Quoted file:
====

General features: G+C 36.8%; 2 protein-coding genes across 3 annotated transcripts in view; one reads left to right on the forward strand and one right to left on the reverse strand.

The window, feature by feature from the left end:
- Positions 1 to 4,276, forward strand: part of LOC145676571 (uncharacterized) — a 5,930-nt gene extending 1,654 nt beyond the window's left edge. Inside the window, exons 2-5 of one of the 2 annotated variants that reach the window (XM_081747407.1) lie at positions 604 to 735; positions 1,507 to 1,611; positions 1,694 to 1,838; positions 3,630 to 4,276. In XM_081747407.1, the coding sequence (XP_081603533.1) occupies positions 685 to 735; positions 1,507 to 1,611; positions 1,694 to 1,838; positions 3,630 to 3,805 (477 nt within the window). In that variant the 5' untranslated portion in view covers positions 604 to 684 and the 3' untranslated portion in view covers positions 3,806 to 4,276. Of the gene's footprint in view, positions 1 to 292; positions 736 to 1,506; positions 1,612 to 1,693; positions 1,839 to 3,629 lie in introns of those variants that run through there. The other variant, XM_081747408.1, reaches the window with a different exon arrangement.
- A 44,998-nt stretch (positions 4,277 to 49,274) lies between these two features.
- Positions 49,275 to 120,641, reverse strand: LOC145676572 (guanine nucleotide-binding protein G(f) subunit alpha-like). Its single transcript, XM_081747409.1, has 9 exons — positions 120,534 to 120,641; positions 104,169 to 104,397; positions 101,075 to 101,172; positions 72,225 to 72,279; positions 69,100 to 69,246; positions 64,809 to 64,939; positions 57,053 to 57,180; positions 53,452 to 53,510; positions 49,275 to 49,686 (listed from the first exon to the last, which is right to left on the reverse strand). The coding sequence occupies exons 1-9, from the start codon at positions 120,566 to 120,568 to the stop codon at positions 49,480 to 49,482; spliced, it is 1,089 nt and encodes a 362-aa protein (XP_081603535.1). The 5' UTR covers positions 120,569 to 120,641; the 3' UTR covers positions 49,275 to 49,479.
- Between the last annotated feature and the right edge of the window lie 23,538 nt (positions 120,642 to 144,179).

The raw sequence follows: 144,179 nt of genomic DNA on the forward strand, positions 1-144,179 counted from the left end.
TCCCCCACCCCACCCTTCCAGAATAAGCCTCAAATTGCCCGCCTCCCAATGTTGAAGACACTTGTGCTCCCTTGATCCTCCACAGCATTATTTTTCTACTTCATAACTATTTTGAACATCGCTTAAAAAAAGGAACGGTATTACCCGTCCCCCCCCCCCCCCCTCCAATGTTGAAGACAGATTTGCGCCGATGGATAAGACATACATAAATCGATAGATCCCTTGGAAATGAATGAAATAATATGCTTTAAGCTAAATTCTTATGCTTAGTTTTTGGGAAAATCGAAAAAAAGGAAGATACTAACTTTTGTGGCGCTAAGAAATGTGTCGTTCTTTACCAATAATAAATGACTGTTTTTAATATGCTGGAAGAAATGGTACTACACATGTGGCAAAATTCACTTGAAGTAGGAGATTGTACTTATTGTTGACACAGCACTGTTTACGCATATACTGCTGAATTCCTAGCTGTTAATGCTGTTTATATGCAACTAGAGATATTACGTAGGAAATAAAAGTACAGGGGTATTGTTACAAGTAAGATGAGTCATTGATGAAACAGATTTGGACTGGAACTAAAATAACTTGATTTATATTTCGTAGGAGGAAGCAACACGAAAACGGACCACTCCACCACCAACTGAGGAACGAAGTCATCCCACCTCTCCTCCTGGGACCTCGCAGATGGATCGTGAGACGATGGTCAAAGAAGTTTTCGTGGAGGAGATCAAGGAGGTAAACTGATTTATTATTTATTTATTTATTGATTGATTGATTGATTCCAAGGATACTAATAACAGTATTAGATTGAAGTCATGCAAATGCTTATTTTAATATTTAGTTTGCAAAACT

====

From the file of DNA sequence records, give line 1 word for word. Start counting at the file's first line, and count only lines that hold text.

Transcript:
General features: G+C 36.8%; 2 protein-coding genes across 3 annotated transcripts in view; one reads left to right on the forward strand and one right to left on the reverse strand.